Intention Setting

Intention setting is often confused with establishing a goal. Discerning the difference is an essential teaching because our intentions continually shape our reality; alternatively expressed as “we reap what we sow.”  Intention describes how we will BE in order to HAVE what we seek. Intention is oriented to the mechanics of the fulfillment of the desire that is motivating our goal. Gaining clarity on what is truly desired is a necessary step in the process of “drilling down” to the G.R.A.C.E. step to recall intention.  To clarify your desire, you have two choices. First, you can reverse engineer an important current goal to understand why it really matters to you. This is desire/what is sought to be experienced from achieving the goal. If you are in a phase of not having clear goals, you can again reverse engineer your way to clarifying your desire by considering what you have been tolerating in life. The opposite of that is likely a desire around which a goal can be established.

Once desire is clear, then we get to our intention by consider what conditions are necessary to support the desire that is the primary motivator for attaining the goal. For example, this pandemic has imposed more time at home for many of us, which may have led to one or more projects. Maybe the project involves decluttering a home office, building a patio or learning to play a guitar. Fast forward and imagine deeply enjoying the benefits of your completed project and experiencing feelings of _____? Several choices may fill the blank, so take the time TO FEEL each one to identify the most satisfying feeling as a clue to desire. Our body is our best ally here, so mindfully observe bodily sensations of this projected future enjoyment more so than using cognitive processes. How is the body responding to each of the five senses within this projection of goal achievement? Is smiling or frowning present? Recall observations of whatever is happening now are made with a spirit of curiosity and kindness, to feel all feelings without judging them as good or bad.

Let’s say project completion would satisfy a desire to FEEL organized or calm or strong or focused or creative. To hone intention, dig deep by looking for a desire may be behind the first desire which is really to BE this way in life as it is right now. Intention is stated in the present tense: I AM ___ (calm, organized, strong, focused, creative etc.).  Once intention is stated, then pay attention to all the conditions that could support it, right now. These conditions will map out an ideal self-care plan as they will articulate the mechanics of the fulfillment of the desire motivating the pursuit of the goal. Self-care generated in this way does not create a to DO list but rather an intended way to BE, right now . Perhaps one may BE rested, attentive, creative, well-nourished, playful, etc., as conditional for experiencing the intention statement I AM ___. Recalling intention for self-care in this way makes it sustainable by directly supporting what is valued most.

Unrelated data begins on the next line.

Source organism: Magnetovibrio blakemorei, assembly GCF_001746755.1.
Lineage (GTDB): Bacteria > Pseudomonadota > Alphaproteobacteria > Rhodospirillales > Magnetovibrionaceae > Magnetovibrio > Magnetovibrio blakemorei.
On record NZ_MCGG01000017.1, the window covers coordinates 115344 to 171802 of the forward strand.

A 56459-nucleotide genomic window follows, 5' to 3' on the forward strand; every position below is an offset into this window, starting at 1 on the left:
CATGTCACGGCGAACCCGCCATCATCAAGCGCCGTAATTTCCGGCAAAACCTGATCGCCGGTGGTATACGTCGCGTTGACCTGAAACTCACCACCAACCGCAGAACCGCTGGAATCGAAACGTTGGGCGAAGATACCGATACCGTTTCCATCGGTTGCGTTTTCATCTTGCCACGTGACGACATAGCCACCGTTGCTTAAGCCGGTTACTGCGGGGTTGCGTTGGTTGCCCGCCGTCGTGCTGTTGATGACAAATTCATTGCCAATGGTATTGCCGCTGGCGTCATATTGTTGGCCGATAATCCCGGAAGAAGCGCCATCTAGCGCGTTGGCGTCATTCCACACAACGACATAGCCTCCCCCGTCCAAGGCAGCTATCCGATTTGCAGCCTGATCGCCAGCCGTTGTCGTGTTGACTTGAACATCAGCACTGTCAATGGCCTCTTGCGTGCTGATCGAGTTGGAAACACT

The When of Self-Compassion

Recall that the act of compassion begins first with recognizing suffering is happening, then responding to relieve it.  Here, now in the midst of the disruption of our lives by the corona-virus is an opportune time for noticing your suffering is likely to be present. Using your body-mind as a laboratory, notice the breadth of your somatic experience in response to suffering the uncertainty and separation imposed by this event. What is occurring in your muscular and digestive systems? How does your breath change as you meet new challenge after new challenge in the day?  Can you focus your attention? How are decisions being made when your nervous system is likely in sympathetic overdrive?  What has changed about your mood and sleep quality? Explore all that is happening within to be able to accurately respond with self-care. This is paramount to support your immune system.

Because humans are in fact in a dynamic system of systems in perpetual state of physiological change, it is very instructive to conceptually regard yourself as “a happening”. This is a simple yet profound teaching I have been most grateful to receive in my yoga and meditation training. What is happening within you and around you are being influenced by your internal and external environment in a co-emergent process. In times of great disruption such as this, wise leadership is essential. Good leaders stay attuned to the interplay of self and others as they navigate new terrain. Creative solutions arise when we are curious, activated and inspired by the challenge rather than paralyzed by fear of failure. So how do we attune to ourselves as a happening?

Radical times call for “radical self-compassion” which is advocated beautifully by psychotherapist and mindfulness meditation teacher, Tara Brach, PhD. I have found great comfort in following her guidance into a state of self-compassion using this particular practice: R.A.I.N. ( right click to link)  It uses both the metaphor of a soothing, soft, cleansing rain and the acronym. In keeping with the groundwork described above, we are encouraged to be present so as to recognize that suffering is happening. Once recognized, then we connect to the somatic experience of what is happening now and actually allow ourselves to feel. Being kind and curious with the quality of our attention, we stay present and investigate so we can nurture ourselves in just the right way.   You are encouraged to visit this link for more guidance in this practice of self-compassion. Take the time for self-care amidst all that is happening.